• 250g of chilies (green and of medium hotness)
  • 1 onion chopped longitudinally
  • 2 tomatoes
  • 250g Bhutani farmer's cheese*
  • 5 cloves of garlic, finely crushed
  • 3 leave of coriander
  • 2 tsp vegetable oil

  1. Cut chilies longitudinally (1 chili = 4 pieces). Put these chilis and chopped onions in a pot of water (approx. 400 ml).
  2. Add 2 teaspoons vegetable oil then boil on medium for about 10 minutes.
  3. Add tomato and garlic and boil for another 2 minutes.
  4. Add cheese and let it remain boiling for 2 - 3 minutes.
  5. Finally, add coriander and turn off the heat. Stir. Keep it closed for 2 minutes, and then serve.

Serve with red  or polished white rice, along with some other dish or dishes. This dish is considered very spicy by most non-Bhutani.

*Note: The cheese that is actually used cannot be found outside of Bhutan. It's a local farmer's cheese with a unique texture that doesn't dissolve when put in boiling water.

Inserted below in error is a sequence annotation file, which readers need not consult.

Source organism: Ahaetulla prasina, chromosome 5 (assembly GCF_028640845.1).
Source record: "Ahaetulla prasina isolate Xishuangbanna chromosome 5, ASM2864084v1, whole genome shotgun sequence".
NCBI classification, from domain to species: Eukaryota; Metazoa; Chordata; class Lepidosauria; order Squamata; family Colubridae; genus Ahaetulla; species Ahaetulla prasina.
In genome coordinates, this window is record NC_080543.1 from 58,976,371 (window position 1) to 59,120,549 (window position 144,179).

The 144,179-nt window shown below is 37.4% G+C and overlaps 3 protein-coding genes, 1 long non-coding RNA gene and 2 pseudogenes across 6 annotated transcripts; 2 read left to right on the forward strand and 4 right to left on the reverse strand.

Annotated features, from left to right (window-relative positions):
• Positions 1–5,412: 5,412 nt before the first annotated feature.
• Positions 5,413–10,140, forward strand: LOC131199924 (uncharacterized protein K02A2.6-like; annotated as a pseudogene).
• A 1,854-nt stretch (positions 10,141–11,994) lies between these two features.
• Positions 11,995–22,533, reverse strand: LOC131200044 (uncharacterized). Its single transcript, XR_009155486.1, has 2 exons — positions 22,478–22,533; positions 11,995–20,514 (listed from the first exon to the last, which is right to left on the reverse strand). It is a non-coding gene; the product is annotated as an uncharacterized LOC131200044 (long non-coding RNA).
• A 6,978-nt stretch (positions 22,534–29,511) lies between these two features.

(You may like to try this with a Mexican cheese like Cotiji or Panela, or mix one with a mild Feta.)

Tip: The style of Bhutanese cooking is with minimal water. This concentrates flavours and nutrition elements. There is a risk that the food will dry and burn while cooking if the heat is unbalanced. Rather than try to balance the heat, the easier way is to add a dash of water if it appears to be drying. This can be done as many times as needed and is common practice for food preparers in Bhutan. The real trick is minimising the water amounts per addition so that the food is not diluted unduly when it's cooked.